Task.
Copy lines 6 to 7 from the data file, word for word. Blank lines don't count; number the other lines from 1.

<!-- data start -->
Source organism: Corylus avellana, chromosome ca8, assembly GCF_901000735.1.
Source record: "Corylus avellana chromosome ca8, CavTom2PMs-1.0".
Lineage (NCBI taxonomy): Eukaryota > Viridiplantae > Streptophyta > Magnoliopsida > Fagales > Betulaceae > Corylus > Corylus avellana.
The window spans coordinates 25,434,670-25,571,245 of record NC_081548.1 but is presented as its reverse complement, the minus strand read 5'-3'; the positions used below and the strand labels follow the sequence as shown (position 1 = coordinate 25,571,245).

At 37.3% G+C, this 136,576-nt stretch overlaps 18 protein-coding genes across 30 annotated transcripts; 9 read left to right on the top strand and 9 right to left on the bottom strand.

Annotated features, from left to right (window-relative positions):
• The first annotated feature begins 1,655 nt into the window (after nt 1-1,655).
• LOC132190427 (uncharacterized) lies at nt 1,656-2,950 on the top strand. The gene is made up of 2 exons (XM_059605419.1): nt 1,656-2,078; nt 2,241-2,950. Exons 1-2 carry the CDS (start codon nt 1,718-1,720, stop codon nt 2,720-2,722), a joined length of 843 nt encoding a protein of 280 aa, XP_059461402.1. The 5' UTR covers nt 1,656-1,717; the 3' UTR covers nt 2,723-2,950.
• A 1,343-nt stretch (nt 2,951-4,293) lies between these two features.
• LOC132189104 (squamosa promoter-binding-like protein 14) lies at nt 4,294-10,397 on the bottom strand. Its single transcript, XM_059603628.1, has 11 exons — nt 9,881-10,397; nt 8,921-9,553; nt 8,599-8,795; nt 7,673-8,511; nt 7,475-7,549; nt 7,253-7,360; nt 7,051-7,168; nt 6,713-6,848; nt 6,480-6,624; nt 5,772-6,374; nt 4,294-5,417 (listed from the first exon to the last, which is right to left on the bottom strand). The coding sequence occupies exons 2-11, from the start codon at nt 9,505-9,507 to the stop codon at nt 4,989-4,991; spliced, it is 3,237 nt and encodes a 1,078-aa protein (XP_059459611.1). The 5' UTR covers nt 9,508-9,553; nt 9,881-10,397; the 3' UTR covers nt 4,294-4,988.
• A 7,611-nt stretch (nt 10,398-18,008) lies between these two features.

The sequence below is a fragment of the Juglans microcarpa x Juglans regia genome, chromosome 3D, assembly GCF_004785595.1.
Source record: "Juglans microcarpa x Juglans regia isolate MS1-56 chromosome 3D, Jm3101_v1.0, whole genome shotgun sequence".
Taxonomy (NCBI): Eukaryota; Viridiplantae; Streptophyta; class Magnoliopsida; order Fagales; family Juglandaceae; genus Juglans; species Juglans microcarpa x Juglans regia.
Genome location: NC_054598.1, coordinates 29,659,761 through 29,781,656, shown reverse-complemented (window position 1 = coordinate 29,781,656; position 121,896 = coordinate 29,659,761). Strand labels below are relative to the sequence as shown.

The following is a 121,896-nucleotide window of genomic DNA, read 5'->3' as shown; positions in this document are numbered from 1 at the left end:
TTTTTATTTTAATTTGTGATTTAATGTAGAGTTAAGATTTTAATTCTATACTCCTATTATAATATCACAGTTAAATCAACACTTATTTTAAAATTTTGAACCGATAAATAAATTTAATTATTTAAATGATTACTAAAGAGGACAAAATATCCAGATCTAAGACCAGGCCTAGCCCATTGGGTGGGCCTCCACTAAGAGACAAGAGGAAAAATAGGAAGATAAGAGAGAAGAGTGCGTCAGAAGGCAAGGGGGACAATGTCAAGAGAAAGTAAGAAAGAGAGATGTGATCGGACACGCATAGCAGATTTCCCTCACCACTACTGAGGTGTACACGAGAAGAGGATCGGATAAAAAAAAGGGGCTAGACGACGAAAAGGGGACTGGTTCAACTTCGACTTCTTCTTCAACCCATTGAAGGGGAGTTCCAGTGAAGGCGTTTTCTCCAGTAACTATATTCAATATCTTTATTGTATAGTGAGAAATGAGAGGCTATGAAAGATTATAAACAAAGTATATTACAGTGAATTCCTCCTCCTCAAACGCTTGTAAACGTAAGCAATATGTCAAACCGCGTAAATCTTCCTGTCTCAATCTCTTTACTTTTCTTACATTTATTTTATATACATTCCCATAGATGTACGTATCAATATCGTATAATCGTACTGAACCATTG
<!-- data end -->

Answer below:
Annotated features, from left to right (window-relative positions):
• The first annotated feature begins 1,655 nt into the window (after nt 1-1,655).